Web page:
Multi-factor high yield from BNY Mellon aims to reduce risk and boost alpha

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BNY Mellon Investment Management’s high yield beta strategy emerged in ETF form with the recent launches of its first in-house ETFs. 

Paul Benson, Head of Fixed Income Efficient Beta at Mellon, a BNY Mellon Investment Management affiliate with USD534 billion in assets under management, explains that the strategy has been running since 2012 in various different vehicles and currently has USD2.7 billion under management.

Part of the aim of the BKHY ETF launch in April this year, was to offer that strategy to a wider range of investors and at a competitive 22 basis points in fees.

Originally, the multi-factor approach to fixed income was more within the smart beta territory, Benson says.

“We were the multi-factor team and some of our products got a lot of traction,” he says. The result is the Fixed Income Efficient Beta team, which Benson heads.

“There are areas in fixed income which are difficult to trade and we see that where the passive and active approach are short of investor return goals,” he says.

High yield is a good example of this as passive high yield funds can be short of the benchmark simply through the management fees and transaction costs, as it is an expensive place to trade, he says. 

“One penny can be the bid/offer spread on equities,” Benson says, “but in fixed income it can be a whole 1 per cent and upwards and that performance drag effects passive and active managers.”

So why buy high yield? “It’s such an attractive asset class because it has inefficiencies which compensate investors,” Benson says. “The benchmark is a heroic attempt to set your goals. It pushes the efficient frontier boundary with investors compensated for some of the inefficiencies such as downgrades, defaults and illiquidity.”

The traditional audience for Mellon’s high yield approach has been the larger institutional client base, large pension funds around the world and sovereign wealth funds.

“They have a lot of power in manager selection so they look for top managers in the high yield space, trying to find the managers that can deliver the best outcome for them,” Benson says.

“As data has become more widely available, investors have the benefit now of thinking: ‘How do you define that return solution, my returns net of fees given a certain level of volatility?’”

Investors don’t like to pay a lot of management fees for a small amount of alpha, Benson observes.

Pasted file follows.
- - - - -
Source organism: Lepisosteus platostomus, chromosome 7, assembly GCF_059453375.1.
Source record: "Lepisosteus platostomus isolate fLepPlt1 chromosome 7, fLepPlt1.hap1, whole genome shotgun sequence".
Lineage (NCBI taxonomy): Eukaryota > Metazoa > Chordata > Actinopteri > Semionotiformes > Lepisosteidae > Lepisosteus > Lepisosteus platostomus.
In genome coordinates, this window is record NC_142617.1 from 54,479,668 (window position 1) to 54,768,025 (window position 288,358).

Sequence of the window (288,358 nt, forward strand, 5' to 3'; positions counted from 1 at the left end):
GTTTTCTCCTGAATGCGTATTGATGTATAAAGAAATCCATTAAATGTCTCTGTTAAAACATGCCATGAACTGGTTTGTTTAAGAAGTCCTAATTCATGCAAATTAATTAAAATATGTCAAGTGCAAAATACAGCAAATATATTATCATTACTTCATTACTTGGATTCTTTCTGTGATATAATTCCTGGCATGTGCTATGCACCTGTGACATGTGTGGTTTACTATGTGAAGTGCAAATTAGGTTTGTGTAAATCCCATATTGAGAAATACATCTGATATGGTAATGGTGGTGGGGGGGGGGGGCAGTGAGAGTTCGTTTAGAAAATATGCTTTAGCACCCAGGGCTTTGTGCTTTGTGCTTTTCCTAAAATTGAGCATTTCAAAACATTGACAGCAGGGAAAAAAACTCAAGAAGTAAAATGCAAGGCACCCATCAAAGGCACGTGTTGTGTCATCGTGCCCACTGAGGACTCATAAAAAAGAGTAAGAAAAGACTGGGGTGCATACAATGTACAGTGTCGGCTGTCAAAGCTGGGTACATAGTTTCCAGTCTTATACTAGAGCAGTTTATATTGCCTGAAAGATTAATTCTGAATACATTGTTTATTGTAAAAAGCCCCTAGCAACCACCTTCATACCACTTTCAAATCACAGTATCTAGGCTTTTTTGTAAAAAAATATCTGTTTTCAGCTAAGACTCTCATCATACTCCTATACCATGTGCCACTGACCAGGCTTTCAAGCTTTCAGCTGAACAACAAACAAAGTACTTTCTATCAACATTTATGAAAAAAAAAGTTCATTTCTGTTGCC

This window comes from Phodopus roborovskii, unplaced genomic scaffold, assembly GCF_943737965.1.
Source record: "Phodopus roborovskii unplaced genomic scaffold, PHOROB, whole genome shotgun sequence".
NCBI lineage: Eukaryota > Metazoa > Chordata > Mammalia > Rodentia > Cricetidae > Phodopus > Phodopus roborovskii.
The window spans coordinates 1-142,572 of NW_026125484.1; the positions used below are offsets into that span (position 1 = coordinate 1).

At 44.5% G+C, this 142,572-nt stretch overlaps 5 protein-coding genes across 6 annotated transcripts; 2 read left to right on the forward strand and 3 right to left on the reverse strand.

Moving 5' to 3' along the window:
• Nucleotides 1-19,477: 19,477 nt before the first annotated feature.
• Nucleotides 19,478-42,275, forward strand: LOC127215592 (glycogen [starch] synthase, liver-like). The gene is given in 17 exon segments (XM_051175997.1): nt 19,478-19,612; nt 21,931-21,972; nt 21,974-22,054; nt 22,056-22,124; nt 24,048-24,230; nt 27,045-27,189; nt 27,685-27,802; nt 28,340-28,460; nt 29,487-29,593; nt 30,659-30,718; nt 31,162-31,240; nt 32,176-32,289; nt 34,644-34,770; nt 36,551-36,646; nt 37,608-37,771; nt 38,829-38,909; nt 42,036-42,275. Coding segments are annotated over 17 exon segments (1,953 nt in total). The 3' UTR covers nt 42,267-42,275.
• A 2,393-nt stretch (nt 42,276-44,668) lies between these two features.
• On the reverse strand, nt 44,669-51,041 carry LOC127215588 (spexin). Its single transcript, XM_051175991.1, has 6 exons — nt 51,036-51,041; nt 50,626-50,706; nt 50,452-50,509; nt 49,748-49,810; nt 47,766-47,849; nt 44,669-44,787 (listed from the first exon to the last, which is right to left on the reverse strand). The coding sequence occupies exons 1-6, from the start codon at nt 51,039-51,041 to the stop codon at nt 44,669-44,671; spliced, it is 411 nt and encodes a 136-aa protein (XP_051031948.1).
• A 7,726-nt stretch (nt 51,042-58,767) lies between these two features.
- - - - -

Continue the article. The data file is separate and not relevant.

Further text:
He describes his team’s approach as a solution that sits between passive and active, with a universe of 1,000 bonds, and security selection through the multi-factor approach, tilting the portfolios to the correct investment, without taking on significant risk.

“The Fallen Angel dynamic is one we understand very well so we can give a tailwind of alpha,” he says. “We have low volatility relative to the benchmark so it is more like a passive approach but we can also target benchmark returns net of fees because of the systematic active alpha component to it.”

The market falls earlier this year saw the strategy bearing up well. “It is not a strategy that should deliver surprises,” Benson says. “Even in a market that is tumbling, it will achieve the beta of 1.0 against the benchmark.”

Falls should be commensurate with the benchmark but rallies should be bigger, he says.

“March was a harrowing month as it was difficult to trade in that market with OTC markets entirely frozen, but we found different pockets of liquidity as we understood the credit areas so we could trade our portfolios and strategies without any issues. The strategy did exactly what it is supposed to do.”

The ETF, which has raised USD40 million since launch, is designed to offer the strategy to a broader audience within the ETF wrapper. 

“The strategy begins with the recognition that diversification is extremely important in high yield,” Benson says. No discretionary decisions are made for the alpha part of the return.

“We rely on our analysis from our research group on factors such as quality and value to assess companies’ fundamentals. It’s akin to what a traditional analyst would do but on a model basis with oodles of data from across our entire database, examining a company’s leverage and margins to see how likely are they to be able to continue to service their debt to enable us to tilt towards better profiles and away from poorer profiles.”

Fixed income has fewer factors, just five key things: quality, value, momentum, carry and size and the team focuses on the first three.

The approach is agnostic of future downturns but spreads risk through a broad benchmark as high yield offerings tend to target the more liquid portion of the universe. 

Benson notes that over the longer term, a crisis in the markets tends to result in a sharp downturn which equally rebounds sharply.

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